But this is why I love this passage so much. Look at what Peter says here. He’s been talking about this amazing experience. He’s been telling about how he saw this change with his own eyes, how he heard the voice of the Father spoken from heaven lauding this Son, “when he received honor and glory from God the Father, and the voice was borne to him by the Majestic Glory, ‘This is my beloved Son, with whom I am well pleased,’ we ourselves heard this very voice borne from heaven, for we were with him on the holy mountain.” Peter was there, and yet, what does he say? “And we have something more sure.” Something more sure than you seeing this man change to shine with the glory of God? Something more sure than that experience on the mountain top, hearing the voice of God from the heavens? Something more sure than that memory seared into your conscience, swallowing the entirety of your existence? Yes. Something more sure than that, Christian.
And what is that? It’s the prophetic Word. It’s the Scripture. These words of the Scripture are more certain than all of that. Why? He explains it. Because although these were recorded by men, they weren’t only written by them. No, these words were written by God. In fact, it didn’t matter what these men thought they were saying, because God was giving them the words, “knowing this first of all, that no prophecy of Scripture comes from someone’s own interpretation. For no prophecy was ever produced by the will of man, but men spoke from God as they were carried along by the Holy Spirit.”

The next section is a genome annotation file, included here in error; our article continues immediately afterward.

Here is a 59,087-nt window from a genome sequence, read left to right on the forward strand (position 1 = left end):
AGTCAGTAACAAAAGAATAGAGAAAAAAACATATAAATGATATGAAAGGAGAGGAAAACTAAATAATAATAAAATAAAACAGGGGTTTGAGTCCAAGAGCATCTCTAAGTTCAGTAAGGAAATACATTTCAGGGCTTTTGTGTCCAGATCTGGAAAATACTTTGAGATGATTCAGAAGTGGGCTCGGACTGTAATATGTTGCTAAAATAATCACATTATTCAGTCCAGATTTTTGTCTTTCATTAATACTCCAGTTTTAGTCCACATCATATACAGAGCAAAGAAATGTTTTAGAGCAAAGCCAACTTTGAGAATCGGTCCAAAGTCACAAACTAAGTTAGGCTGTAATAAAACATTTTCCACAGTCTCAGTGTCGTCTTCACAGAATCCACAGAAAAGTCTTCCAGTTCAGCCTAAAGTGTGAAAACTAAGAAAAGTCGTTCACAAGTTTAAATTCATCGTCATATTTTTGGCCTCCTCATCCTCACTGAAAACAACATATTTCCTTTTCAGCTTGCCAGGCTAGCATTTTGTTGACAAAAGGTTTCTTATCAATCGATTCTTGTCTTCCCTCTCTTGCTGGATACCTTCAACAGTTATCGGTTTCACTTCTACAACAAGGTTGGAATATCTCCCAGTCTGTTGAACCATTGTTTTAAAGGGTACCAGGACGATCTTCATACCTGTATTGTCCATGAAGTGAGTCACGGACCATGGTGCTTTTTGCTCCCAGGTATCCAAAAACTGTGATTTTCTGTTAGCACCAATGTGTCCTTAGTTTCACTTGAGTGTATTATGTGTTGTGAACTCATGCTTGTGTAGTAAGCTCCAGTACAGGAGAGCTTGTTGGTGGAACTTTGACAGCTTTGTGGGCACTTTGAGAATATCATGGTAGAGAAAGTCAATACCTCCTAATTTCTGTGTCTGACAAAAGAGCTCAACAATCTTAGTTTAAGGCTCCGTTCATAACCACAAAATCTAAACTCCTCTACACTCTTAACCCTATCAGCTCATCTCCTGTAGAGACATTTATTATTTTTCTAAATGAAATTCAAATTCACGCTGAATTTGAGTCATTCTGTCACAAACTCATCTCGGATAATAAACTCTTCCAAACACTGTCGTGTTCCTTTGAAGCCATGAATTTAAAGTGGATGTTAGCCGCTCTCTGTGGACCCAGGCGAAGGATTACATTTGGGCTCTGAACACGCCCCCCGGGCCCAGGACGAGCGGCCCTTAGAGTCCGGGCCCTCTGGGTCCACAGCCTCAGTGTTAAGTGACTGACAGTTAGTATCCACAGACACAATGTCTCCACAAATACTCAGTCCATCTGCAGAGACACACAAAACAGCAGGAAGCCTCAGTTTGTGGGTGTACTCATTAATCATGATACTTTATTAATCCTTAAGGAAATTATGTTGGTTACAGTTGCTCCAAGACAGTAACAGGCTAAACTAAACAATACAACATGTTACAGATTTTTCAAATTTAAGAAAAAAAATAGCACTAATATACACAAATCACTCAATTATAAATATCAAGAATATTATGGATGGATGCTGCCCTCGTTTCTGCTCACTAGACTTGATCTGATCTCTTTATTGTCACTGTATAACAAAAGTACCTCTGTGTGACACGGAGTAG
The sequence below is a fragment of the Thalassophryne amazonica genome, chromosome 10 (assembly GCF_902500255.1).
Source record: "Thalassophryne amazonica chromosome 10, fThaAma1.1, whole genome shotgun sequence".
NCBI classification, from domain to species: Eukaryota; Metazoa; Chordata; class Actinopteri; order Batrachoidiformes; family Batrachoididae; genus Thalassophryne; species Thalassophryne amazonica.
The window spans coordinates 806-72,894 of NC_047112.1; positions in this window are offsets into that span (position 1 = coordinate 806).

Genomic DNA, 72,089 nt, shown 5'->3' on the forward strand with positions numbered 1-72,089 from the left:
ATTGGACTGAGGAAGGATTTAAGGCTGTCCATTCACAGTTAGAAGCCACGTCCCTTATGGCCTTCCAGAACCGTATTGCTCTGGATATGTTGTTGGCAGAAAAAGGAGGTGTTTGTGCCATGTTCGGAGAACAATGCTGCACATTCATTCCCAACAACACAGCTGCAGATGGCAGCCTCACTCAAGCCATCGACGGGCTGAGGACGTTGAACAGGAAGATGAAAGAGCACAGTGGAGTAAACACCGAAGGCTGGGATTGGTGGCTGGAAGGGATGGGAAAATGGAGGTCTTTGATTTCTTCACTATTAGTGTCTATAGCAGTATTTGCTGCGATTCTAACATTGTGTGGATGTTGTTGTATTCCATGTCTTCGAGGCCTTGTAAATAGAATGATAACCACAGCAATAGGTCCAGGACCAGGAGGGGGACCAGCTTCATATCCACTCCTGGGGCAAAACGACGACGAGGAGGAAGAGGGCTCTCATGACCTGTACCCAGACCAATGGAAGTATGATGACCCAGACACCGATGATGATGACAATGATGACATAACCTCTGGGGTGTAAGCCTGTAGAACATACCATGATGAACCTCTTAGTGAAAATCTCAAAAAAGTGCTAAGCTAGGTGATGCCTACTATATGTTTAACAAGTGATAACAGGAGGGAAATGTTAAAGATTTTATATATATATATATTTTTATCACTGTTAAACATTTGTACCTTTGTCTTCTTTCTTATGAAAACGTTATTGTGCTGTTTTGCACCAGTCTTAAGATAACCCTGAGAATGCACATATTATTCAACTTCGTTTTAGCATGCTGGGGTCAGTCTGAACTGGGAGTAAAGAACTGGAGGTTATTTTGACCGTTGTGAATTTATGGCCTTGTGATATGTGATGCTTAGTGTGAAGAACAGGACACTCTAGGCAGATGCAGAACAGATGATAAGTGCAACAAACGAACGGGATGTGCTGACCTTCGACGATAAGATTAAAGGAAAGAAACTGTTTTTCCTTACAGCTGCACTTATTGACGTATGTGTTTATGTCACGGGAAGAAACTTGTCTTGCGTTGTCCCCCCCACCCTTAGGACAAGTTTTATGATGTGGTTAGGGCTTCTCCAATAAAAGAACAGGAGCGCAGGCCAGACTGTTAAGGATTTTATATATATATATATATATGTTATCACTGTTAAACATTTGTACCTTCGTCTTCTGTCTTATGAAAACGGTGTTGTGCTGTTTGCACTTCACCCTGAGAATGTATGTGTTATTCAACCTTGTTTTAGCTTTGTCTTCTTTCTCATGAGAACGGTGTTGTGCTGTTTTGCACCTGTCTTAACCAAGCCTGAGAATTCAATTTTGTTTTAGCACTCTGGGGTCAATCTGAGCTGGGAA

Yes, these words were recorded by men, but those men were carried along by God Himself, carried along by the person of the Holy Spirit. You want to know about God? Look there. You want to know that God exists? Look there. Stop looking to your experiences. Stop looking to how You think about things, how You feel about things. Look at this Word.
As I mentioned those who say that if God would just appear to them like He appeared to Peter, I’m always reminded of the parable of Lazarus and the rich man. Do you remember that? Lazarus was the poor man who sat begging at the gate of the rich man’s house. Eventually, both the rich man and Lazarus died, and the rich man was sent to hell, Lazarus to heaven. After realizing the severity of his fate, the rich man finally asks for Lazarus to be sent to the rich man’s brothers that they could avoid the same consequence. Abraham tells the rich man this won’t happen. But do you remember why? His rationale is, “They have Moses and the Prophets, let them listen to them… If they do not hear Moses and the Prophets, neither will they be convinced if someone should rise from the dead.”
Do you hear the implication? This Word is sufficient revelation. If you don’t believe it, you won’t believe it if you see Jesus shine like the sun yourself. You won’t believe if Jesus appears to you risen from the dead. And that’s why Peter speaks of it as he does. Look again at his words, “we have something more sure, the prophetic word, to which you will do well to pay attention as to a lamp shining in a dark place, until the day dawns and the morning star rises in your hearts.”